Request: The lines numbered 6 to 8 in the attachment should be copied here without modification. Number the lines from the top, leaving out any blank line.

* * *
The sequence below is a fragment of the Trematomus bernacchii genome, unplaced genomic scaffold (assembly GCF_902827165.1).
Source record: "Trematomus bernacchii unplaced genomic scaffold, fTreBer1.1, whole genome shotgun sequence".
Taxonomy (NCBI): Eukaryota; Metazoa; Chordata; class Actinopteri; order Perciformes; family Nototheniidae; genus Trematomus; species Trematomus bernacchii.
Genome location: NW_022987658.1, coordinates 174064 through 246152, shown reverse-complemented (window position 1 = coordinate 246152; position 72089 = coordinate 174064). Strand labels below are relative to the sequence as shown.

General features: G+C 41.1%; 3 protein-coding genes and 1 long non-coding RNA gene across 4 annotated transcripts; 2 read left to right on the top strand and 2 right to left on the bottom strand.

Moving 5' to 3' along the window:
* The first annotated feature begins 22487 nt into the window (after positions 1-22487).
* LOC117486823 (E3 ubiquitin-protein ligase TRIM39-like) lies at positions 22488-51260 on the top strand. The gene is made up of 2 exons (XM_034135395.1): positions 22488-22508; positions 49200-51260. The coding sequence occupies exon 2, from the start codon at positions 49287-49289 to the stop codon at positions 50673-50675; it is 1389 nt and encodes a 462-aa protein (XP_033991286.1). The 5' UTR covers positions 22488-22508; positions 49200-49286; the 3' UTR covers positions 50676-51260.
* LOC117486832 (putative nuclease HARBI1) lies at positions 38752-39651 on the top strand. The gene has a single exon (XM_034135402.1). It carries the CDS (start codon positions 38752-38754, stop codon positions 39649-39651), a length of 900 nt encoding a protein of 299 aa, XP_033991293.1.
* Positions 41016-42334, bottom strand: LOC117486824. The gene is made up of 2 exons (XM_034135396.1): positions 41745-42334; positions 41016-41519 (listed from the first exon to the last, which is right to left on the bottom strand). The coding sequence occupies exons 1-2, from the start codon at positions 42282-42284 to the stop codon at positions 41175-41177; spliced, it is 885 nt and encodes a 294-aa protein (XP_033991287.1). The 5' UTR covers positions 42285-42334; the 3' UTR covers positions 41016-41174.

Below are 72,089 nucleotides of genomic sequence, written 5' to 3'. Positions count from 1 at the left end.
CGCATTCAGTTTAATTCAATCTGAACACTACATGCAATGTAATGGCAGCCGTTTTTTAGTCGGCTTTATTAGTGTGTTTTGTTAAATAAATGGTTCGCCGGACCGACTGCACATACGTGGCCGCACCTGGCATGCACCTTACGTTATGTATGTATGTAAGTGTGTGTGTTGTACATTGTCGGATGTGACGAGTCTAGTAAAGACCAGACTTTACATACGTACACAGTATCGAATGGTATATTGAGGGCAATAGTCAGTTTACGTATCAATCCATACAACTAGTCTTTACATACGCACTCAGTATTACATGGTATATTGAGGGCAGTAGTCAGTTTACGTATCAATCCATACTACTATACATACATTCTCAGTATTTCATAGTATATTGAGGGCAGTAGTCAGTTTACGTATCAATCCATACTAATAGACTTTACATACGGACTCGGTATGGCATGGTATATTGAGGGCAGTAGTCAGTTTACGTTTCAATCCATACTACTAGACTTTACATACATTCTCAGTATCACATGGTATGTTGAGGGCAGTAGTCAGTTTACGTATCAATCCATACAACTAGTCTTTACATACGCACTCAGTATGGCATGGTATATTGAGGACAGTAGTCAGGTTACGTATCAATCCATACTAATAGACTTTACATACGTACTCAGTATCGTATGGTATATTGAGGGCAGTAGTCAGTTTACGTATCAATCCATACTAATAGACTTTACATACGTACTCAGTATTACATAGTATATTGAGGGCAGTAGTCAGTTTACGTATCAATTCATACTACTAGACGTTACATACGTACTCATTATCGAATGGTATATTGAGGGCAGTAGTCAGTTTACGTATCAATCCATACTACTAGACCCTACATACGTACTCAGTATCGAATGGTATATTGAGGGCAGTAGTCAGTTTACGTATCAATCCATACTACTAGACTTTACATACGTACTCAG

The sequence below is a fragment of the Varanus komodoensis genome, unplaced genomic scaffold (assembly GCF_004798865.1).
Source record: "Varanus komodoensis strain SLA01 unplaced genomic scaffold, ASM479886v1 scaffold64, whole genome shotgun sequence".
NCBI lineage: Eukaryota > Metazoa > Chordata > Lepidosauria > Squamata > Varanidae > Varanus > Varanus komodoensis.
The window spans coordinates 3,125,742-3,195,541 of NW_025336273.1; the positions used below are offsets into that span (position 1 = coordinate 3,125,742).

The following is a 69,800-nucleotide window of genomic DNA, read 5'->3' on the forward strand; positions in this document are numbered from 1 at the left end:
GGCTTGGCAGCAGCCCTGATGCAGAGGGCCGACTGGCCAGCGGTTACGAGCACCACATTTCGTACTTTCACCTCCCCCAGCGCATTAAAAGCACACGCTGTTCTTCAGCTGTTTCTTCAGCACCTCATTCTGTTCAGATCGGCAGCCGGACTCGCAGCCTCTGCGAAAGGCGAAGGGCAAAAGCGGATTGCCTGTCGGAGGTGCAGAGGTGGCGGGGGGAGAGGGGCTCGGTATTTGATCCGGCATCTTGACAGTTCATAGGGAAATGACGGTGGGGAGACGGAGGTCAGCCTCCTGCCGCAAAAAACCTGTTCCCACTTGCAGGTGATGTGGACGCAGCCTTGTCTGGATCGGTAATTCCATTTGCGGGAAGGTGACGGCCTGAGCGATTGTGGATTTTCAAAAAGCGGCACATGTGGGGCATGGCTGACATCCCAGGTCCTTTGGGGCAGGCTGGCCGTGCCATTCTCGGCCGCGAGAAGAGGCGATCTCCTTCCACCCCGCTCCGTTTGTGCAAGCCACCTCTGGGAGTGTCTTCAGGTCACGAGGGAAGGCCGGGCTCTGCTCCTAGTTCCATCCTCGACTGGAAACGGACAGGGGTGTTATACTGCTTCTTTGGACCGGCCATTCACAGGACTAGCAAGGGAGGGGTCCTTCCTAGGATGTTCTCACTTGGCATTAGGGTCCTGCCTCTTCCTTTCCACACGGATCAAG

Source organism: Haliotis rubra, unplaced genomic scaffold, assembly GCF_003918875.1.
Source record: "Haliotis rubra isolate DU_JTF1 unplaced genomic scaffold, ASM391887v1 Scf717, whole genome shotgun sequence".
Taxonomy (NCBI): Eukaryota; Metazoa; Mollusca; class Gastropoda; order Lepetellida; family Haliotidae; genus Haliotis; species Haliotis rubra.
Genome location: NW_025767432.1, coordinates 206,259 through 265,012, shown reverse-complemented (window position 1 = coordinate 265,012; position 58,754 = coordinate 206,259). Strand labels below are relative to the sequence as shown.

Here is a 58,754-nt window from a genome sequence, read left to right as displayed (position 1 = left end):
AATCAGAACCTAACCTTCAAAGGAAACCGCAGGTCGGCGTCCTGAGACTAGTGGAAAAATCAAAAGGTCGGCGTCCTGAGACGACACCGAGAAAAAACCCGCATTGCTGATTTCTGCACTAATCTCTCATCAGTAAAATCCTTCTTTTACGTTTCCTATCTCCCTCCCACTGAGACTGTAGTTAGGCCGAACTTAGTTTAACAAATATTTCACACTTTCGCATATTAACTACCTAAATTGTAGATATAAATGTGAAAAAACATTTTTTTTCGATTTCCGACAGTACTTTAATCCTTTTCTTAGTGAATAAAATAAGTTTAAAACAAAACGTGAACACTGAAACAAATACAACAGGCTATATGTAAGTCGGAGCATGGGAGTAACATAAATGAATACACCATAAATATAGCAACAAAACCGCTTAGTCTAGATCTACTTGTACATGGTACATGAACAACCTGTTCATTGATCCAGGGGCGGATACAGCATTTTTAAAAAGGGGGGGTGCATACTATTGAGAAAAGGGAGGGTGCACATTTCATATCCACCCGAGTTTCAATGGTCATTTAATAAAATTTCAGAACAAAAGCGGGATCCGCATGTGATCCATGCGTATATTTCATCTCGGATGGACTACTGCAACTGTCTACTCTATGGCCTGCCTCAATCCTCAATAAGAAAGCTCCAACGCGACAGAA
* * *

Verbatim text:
Moving 5' to 3' along the window:
* The first annotated feature begins 22487 nt into the window (after positions 1-22487).
* LOC117486823 (E3 ubiquitin-protein ligase TRIM39-like) lies at positions 22488-51260 on the top strand. The gene is made up of 2 exons (XM_034135395.1): positions 22488-22508; positions 49200-51260. The coding sequence occupies exon 2, from the start codon at positions 49287-49289 to the stop codon at positions 50673-50675; it is 1389 nt and encodes a 462-aa protein (XP_033991286.1). The 5' UTR covers positions 22488-22508; positions 49200-49286; the 3' UTR covers positions 50676-51260.